ANNETTE BENING: Yes, I did. I didn't understand it. I was afraid of seeing myself. I wasn't used to it. I was used to being where I never had to actually deal with looking at myself or what my face looked like when I felt a certain thing. You know how it is when you hear your voice on an answering machine and you think, "Oh, God"? Well, it's like that on camera. You look at yourself. "Oh, wow, that's" -- it's hard sometimes to...

JEFFREY BROWN: Still?

ANNETTE BENING: Oh, yeah.

I'll take none of your favors. They're tainted, foul. I spit on them.

JEFFREY BROWN: Of course, getting "Medea" right isn't easy, either. She's a woman of enormous, even magical, powers, suddenly feeling utterly powerless, in the same moment loving and hating her husband, Jason, played here by Scottish actor Angus Macfadyen.

ANGUS MACFADYEN: What but worse can come of this?

ANNETTE BENING: Go in your house. Get to your new bride. Don't waste your time out here.

JEFFREY BROWN: Udovicki's production uses 25 tons of sand and a high concrete wall to create a kind of timeless, placeless feel. Twelve women, UCLA students, serve as the Greek chorus, who try to convince Medea not to go through with her plan. (Editor's note: Please see end of transcript for a clarification.)

ANNETTE BENING: How else can Jason learn?

CHORUS: Such bitterness you'll taste.

JEFFREY BROWN: If you say "Medea" to most people, the one-liner would be, "The crazy woman who kills her kids," right?

ANNETTE BENING: Right, yes.

JEFFREY BROWN: So you have to find a way to make it more than that?

ANNETTE BENING: My hope, it's that there is a logic, it's a terrible logic, but there's a logic. And I think that, you know, I mean, those of us who stay within a boundary of what's "normal" don't really know what it's like for the people that cross over that boundary. But I think what Euripides understood, what I guess I feel, is that there is something that happens in those people that is emotionally true for them.

Returning to the stage

JEFFREY BROWN: You obviously don't have to do this anymore. I mean, you don't have to be on the stage.

ANNETTE BENING: No.

JEFFREY BROWN: So why are you doing it?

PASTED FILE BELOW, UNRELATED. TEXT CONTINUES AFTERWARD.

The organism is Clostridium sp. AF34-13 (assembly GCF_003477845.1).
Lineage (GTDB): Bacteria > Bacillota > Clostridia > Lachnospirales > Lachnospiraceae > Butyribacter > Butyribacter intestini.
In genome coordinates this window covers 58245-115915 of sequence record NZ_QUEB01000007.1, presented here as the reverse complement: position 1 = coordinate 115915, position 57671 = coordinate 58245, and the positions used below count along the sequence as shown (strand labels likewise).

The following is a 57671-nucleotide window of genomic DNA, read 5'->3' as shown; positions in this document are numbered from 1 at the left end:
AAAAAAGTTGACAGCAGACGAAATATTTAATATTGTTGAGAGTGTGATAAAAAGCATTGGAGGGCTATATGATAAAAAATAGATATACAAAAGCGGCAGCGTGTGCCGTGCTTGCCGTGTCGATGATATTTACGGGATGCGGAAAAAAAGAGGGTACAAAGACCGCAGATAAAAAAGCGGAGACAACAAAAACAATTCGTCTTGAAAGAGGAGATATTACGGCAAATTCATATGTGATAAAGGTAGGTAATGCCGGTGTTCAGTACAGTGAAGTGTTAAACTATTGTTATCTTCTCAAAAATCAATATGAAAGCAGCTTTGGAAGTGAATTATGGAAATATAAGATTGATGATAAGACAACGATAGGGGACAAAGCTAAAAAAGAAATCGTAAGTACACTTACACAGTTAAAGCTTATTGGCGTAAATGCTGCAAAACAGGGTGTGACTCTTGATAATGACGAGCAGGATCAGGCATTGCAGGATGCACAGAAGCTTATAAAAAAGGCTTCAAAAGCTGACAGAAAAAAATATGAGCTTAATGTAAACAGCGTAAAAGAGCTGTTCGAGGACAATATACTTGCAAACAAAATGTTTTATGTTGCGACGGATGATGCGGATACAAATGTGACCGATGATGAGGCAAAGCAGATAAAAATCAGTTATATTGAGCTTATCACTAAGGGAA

ANNETTE BENING: Well, part of it's just for me. Part of it, I want my children to see this, because it's how I started as an actor and it's very important to me that they see what I do.

I feel really lucky that I'm able to pursue the work that I love. I want my children to see that. I want them to have that for themselves, something that they love, that they do, that they pursue in their lives as a way of growing and learning.

And that's the thing about being an actor. You know, you're always learning. You always have something new to try to understand, to try to communicate that's larger than yourself.

Don't think ill of me.

JEFFREY BROWN: There's a line in the play -- I don't know if it stood out for you the way it stood out for me -- where you say...

ANNETTE BENING: In public, in private, it's hard to get it right.

JEFFREY BROWN: "In public, in private, it's hard to get it right."

ANNETTE BENING: Yes.

JEFFREY BROWN: It sounds like -- I mean, I thought, "Whoa, that's -- she must balance that. That's Euripides and that's Annette Bening."

ANNETTE BENING: That's all of us, isn't it? Those of us who are actors, of course, play that out more. So we're sort of the personification of that, which is why people project so many things onto actors.

But it's the same for everybody. Everybody has a public life, and they have their own private life. Everybody has their secrets. Everybody has their own private, you know, agonies as well as joys. And that's what great drama, whether it's the movies or the theater, that's what it shows. That's why we, you know, tried to bring a play like this to life.

JEFFREY BROWN: Annette Bening has two new films ready to come out. Her performance as "Medea" runs through October 18th.

Editor's note: Some of the12 women who serve as the Greek chorus are students at the California Institute of the Arts.